Networking… for some the word just sends chills down the spine. Networking is the thing all professionals do and the thing the vast majority of professionals dislike. If you’re seeking a job, trying to break into a new industry, advance in your current employment, etc., the fact that you are seeking something from someone ramps up the fear, the feelings of inadequacy, and self-doubt. It can genuinely feel like isolation even though you’re in a room full of people.
Networking, as Casciaro, Gino, and Kouchaki put it, can feel “exploitative and inauthentic.” The inadequacy and self-doubt comes from not knowing where to start, how to “sell” yourself, or asking a person you’ve just met for something that matters a great deal to you. It comes from the idea that the exercise of networking is inherently self-serving. It’s about you getting what you want. We want something from someone else and we believe they have something that we need.
But we need to network
Networking, despite it’s fear and “this sucks” inducing tendency, is necessary. Moving through a company and up the ladder, getting a new job, finding new clients, breaking into a market, all has a strong correlation to who you know and your network. Porter Gale wrote a book, “Your Network is Your Net Worth.” There’s a good deal of truth in that. The ability to build/grow/expand/advance in all industries is directly related to who you know and your ability to leverage relationships.
If we know that networking matters, despite the stigma that most of us hate it, how do we move through it and get good at building a network?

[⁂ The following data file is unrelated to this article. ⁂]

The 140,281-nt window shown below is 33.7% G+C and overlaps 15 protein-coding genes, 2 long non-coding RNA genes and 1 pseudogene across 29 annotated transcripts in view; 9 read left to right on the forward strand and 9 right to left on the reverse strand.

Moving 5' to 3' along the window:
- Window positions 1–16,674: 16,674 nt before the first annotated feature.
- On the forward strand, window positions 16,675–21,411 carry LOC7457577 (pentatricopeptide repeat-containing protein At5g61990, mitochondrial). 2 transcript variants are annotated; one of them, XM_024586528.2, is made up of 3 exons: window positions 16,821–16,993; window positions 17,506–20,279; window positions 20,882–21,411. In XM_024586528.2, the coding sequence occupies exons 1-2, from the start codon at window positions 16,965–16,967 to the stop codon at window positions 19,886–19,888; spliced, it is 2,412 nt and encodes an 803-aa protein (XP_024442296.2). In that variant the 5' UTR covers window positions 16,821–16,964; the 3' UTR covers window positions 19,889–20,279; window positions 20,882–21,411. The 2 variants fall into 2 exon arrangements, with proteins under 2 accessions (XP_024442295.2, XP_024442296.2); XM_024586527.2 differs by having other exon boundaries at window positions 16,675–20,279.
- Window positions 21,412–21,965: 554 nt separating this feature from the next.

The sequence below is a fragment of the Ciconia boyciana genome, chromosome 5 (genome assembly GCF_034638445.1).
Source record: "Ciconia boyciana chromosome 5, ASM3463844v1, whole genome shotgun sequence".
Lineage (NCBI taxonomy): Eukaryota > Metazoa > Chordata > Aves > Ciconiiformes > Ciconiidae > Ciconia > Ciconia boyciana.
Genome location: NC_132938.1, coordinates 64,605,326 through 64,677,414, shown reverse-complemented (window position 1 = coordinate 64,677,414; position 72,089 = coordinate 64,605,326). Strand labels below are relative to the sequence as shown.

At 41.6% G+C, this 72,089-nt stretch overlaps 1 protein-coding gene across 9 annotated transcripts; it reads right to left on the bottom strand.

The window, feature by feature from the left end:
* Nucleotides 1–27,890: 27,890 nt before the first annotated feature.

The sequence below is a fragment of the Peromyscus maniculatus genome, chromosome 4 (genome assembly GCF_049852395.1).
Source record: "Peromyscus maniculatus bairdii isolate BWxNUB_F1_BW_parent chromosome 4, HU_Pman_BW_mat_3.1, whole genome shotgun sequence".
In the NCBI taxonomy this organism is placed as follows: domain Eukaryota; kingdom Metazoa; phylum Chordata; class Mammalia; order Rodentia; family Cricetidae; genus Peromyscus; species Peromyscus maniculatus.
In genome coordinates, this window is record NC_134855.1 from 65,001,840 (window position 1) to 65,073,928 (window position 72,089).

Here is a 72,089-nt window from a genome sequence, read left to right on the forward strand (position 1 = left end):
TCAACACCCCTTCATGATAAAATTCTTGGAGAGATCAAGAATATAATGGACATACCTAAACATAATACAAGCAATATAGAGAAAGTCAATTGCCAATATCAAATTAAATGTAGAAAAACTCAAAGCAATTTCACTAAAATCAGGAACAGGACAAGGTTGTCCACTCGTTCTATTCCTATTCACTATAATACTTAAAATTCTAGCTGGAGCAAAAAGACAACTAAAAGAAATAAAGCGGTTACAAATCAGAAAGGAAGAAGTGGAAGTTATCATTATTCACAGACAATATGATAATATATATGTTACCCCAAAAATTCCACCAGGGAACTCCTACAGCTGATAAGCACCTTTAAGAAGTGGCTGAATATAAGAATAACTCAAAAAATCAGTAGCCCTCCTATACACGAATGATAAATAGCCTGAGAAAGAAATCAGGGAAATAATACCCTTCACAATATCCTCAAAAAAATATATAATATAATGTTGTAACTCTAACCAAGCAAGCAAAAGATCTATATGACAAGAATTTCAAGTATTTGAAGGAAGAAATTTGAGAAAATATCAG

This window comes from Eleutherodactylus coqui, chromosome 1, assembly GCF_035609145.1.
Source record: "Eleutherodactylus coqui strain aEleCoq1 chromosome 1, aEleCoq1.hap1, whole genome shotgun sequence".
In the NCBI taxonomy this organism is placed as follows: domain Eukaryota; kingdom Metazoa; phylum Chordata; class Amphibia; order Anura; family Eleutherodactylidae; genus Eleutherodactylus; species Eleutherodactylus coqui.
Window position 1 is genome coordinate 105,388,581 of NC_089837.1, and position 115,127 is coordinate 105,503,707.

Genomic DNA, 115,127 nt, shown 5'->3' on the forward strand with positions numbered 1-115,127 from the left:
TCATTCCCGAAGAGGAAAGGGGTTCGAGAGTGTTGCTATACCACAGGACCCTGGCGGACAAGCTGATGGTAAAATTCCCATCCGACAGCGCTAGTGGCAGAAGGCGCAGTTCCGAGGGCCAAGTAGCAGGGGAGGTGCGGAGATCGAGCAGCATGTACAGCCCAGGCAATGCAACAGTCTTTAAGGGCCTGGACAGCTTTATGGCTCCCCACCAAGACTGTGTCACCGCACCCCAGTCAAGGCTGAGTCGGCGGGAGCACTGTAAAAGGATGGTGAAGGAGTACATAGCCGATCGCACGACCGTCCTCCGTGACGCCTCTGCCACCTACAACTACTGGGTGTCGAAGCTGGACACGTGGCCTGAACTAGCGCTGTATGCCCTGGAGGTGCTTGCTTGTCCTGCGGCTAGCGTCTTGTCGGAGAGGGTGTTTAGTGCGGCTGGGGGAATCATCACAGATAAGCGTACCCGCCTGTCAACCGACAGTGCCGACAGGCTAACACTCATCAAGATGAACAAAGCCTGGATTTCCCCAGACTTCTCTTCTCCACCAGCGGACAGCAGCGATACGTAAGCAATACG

How to think about networking
If we’re being honest, we probably would rather be on our phones checking our Instagram accounts and sharing pictures of how “awesome we are at networking” — all to avoid actually networking with people.
Here is the way to think about networking: It’s about adding value. How do you do that? First and foremost, let go of the outcome.
Part of what makes networking feel terrible is the self-serving nature of it. By focusing on the other person, you remove the attention from yourself. When we are self-focused, we tell ourselves some pretty demeaning narratives — you’re not enough; they aren’t going to like you; I hate this and suck at this; I’m never going to get to my target. When we focus on others, those narratives fade to the background and reduce the fear, anxiety, and stress that come with them.
By focusing on adding value, we can let go of the outcome — I need a job, I need a client, I need to break into this new industry, etc — which allows the focus to move from ourselves to directly onto the person you are talking to. You have no control over the outcome either way — it’s not your decision whether they help you or not — all you can control is how you show up in the conversation with that person.
Letting go of the outcome allows you to focus on what really works in networking, adding value for the other person.
And, in reality, the more you add value to the person you are talking to, the more likely they are to give you value. Humans have a natural desire to reciprocate. By serving first, you are more likely to receive what you need in return.
How do you add value?
This doesn’t have to be a hard as it may sound. We often think of adding value as a tangible deliverable that we can give someone else (if you’re a recent college graduate, what can you offer the CEO?). The beautiful thing is that value is scalable. Here’s three thoughts on value you can add while networking: